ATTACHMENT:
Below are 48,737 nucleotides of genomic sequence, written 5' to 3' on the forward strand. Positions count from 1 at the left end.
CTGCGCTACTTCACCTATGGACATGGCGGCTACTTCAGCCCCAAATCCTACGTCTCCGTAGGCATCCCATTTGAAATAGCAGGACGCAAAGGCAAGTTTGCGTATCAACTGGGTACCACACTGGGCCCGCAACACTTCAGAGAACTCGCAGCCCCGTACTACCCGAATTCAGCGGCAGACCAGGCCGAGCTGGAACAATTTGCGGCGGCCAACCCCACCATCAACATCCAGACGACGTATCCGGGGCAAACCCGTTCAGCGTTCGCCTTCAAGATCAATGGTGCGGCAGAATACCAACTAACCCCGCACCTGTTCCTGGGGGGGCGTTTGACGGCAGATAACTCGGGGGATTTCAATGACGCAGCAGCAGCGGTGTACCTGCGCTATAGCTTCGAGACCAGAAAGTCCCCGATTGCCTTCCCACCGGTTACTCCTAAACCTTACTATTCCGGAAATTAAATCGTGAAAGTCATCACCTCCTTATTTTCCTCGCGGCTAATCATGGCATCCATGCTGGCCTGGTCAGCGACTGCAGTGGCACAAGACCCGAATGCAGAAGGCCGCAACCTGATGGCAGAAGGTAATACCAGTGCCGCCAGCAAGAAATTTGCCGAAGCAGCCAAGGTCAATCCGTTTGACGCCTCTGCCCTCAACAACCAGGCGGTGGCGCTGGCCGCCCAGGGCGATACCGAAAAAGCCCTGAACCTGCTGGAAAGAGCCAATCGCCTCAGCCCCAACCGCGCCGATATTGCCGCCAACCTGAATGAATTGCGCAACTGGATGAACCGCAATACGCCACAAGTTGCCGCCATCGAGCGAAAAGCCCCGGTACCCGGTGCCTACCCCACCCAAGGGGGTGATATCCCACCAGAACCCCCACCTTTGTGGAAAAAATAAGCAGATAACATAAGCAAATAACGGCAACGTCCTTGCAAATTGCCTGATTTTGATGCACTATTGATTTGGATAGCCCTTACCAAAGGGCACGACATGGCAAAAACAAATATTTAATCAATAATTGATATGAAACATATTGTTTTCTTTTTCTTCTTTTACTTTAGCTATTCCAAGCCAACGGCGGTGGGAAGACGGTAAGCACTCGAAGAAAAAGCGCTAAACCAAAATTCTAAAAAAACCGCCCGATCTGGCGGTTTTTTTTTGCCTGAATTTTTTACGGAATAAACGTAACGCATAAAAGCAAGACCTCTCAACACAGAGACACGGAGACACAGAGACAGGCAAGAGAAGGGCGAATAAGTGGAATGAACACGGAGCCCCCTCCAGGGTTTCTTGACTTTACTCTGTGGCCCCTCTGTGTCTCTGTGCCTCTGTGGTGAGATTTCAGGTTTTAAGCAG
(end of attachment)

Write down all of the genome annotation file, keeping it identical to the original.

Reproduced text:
Below are 48,737 nucleotides of genomic sequence, written 5' to 3' on the forward strand. Positions count from 1 at the left end.
CTGCGCTACTTCACCTATGGACATGGCGGCTACTTCAGCCCCAAATCCTACGTCTCCGTAGGCATCCCATTTGAAATAGCAGGACGCAAAGGCAAGTTTGCGTATCAACTGGGTACCACACTGGGCCCGCAACACTTCAGAGAACTCGCAGCCCCGTACTACCCGAATTCAGCGGCAGACCAGGCCGAGCTGGAACAATTTGCGGCGGCCAACCCCACCATCAACATCCAGACGACGTATCCGGGGCAAACCCGTTCAGCGTTCGCCTTCAAGATCAATGGTGCGGCAGAATACCAACTAACCCCGCACCTGTTCCTGGGGGGGCGTTTGACGGCAGATAACTCGGGGGATTTCAATGACGCAGCAGCAGCGGTGTACCTGCGCTATAGCTTCGAGACCAGAAAGTCCCCGATTGCCTTCCCACCGGTTACTCCTAAACCTTACTATTCCGGAAATTAAATCGTGAAAGTCATCACCTCCTTATTTTCCTCGCGGCTAATCATGGCATCCATGCTGGCCTGGTCAGCGACTGCAGTGGCACAAGACCCGAATGCAGAAGGCCGCAACCTGATGGCAGAAGGTAATACCAGTGCCGCCAGCAAGAAATTTGCCGAAGCAGCCAAGGTCAATCCGTTTGACGCCTCTGCCCTCAACAACCAGGCGGTGGCGCTGGCCGCCCAGGGCGATACCGAAAAAGCCCTGAACCTGCTGGAAAGAGCCAATCGCCTCAGCCCCAACCGCGCCGATATTGCCGCCAACCTGAATGAATTGCGCAACTGGATGAACCGCAATACGCCACAAGTTGCCGCCATCGAGCGAAAAGCCCCGGTACCCGGTGCCTACCCCACCCAAGGGGGTGATATCCCACCAGAACCCCCACCTTTGTGGAAAAAATAAGCAGATAACATAAGCAAATAACGGCAACGTCCTTGCAAATTGCCTGATTTTGATGCACTATTGATTTGGATAGCCCTTACCAAAGGGCACGACATGGCAAAAACAAATATTTAATCAATAATTGATATGAAACATATTGTTTTCTTTTTCTTCTTTTACTTTAGCTATTCCAAGCCAACGGCGGTGGGAAGACGGTAAGCACTCGAAGAAAAAGCGCTAAACCAAAATTCTAAAAAAACCGCCCGATCTGGCGGTTTTTTTTTGCCTGAATTTTTTACGGAATAAACGTAACGCATAAAAGCAAGACCTCTCAACACAGAGACACGGAGACACAGAGACAGGCAAGAGAAGGGCGAATAAGTGGAATGAACACGGAGCCCCCTCCAGGGTTTCTTGACTTTACTCTGTGGCCCCTCTGTGTCTCTGTGCCTCTGTGGTGAGATTTCAGGTTTTAAGCAG